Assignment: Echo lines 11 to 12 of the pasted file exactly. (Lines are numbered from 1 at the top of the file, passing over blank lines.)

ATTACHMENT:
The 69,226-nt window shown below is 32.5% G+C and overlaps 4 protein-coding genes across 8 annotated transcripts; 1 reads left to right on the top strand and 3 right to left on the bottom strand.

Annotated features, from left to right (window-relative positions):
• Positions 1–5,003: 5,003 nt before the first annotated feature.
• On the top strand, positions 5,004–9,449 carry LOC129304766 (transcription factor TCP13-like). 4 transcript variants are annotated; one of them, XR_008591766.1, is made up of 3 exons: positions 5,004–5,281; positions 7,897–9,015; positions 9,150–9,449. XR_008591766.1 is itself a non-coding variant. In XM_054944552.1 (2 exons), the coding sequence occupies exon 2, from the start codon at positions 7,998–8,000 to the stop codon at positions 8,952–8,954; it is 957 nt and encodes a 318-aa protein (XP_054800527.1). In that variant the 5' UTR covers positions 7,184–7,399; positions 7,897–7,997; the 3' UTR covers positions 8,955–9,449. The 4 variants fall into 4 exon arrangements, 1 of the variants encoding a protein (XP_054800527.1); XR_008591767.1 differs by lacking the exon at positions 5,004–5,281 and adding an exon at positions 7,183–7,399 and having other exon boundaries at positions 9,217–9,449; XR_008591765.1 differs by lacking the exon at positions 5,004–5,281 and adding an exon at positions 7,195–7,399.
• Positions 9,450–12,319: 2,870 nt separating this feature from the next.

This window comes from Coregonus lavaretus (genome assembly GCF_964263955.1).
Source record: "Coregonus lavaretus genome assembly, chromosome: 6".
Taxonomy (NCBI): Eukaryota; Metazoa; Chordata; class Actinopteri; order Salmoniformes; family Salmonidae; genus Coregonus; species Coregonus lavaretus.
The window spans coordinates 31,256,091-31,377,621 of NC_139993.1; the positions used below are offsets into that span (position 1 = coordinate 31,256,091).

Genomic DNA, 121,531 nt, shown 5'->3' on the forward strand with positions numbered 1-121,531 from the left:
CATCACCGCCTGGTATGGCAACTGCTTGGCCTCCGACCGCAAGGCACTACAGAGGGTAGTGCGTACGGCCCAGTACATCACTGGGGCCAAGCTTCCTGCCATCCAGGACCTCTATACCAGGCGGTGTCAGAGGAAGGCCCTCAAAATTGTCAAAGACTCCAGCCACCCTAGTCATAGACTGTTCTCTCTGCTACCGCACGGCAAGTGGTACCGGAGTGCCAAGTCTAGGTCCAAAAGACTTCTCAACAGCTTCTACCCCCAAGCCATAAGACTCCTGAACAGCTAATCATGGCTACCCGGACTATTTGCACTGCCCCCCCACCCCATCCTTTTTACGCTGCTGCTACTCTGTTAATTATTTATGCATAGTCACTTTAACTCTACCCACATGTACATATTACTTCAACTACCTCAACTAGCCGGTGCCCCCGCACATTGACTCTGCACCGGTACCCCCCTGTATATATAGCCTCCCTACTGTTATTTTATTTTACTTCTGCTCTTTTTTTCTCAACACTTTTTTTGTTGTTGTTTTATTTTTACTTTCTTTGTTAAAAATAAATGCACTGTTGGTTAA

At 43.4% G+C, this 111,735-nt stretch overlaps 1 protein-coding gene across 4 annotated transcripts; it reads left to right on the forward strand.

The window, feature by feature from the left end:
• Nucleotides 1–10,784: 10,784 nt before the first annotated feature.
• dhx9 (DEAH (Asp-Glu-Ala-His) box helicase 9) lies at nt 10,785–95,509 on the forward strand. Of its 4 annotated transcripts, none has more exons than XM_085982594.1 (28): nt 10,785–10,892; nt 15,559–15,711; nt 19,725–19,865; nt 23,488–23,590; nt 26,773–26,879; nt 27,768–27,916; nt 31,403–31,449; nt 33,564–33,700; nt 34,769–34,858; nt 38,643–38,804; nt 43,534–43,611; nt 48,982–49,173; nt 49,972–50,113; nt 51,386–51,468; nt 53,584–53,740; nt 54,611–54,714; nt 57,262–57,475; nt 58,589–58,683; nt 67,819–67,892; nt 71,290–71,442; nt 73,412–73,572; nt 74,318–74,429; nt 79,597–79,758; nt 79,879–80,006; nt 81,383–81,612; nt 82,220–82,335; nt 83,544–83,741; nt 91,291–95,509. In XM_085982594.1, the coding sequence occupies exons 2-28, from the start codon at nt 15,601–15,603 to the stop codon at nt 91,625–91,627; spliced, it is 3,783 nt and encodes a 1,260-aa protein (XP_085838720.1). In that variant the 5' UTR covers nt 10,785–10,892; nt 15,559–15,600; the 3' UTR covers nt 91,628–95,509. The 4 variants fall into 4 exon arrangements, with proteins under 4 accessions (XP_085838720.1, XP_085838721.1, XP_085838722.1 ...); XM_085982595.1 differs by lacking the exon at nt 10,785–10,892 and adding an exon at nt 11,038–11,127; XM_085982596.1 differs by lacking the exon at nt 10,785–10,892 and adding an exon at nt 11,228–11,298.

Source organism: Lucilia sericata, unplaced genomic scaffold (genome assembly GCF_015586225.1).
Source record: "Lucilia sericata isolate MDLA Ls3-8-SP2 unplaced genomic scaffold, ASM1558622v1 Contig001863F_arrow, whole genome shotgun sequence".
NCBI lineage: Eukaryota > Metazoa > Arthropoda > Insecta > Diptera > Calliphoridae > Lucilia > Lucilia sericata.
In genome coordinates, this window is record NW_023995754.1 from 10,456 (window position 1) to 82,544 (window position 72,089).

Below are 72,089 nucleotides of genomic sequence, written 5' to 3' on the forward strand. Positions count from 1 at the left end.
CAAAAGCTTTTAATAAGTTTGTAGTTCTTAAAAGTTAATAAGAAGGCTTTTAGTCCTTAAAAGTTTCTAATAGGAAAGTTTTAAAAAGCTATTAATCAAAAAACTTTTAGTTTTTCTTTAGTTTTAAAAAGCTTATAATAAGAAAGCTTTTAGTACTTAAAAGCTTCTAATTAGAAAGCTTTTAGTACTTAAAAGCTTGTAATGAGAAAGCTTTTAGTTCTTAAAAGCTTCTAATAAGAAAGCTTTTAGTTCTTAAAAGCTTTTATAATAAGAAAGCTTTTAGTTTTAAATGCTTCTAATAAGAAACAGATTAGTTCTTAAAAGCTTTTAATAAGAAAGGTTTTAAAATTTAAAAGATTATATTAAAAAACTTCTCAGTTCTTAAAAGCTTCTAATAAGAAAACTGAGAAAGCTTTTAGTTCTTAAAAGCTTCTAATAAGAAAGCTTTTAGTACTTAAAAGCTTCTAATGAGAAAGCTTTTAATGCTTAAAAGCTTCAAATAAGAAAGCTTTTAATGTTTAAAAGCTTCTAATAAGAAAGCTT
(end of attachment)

CATCACCGCCTGGTATGGCAACTGCTTGGCCTCCGACCGCAAGGCACTACAGAGGGTAGTGCGTACGGCCCAGTACATCACTGGGGCCAAGCTTCCTGCCATCCAGGACCTCTATACCAGGCGGTGTCAGAGGAAGGCCCTCAAAATTGTCAAAGACTCCAGCCACCCTAGTCATAGACTGTTCTCTCTGCTACCGCACGGCAAGTGGTACCGGAGTGCCAAGTCTAGGTCCAAAAGACTTCTCAACAGCTTCTACCCCCAAGCCATAAGACTCCTGAACAGCTAATCATGGCTACCCGGACTATTTGCACTGCCCCCCCACCCCATCCTTTTTACGCTGCTGCTACTCTGTTAATTATTTATGCATAGTCACTTTAACTCTACCCACATGTACATATTACTTCAACTACCTCAACTAGCCGGTGCCCCCGCACATTGACTCTGCACCGGTACCCCCCTGTATATATAGCCTCCCTACTGTTATTTTATTTTACTTCTGCTCTTTTTTTCTCAACACTTTTTTTGTTGTTGTTTTATTTTTACTTTCTTTGTTAAAAATAAATGCACTGTTGGTTAA

At 43.4% G+C, this 111,735-nt stretch overlaps 1 protein-coding gene across 4 annotated transcripts; it reads left to right on the forward strand.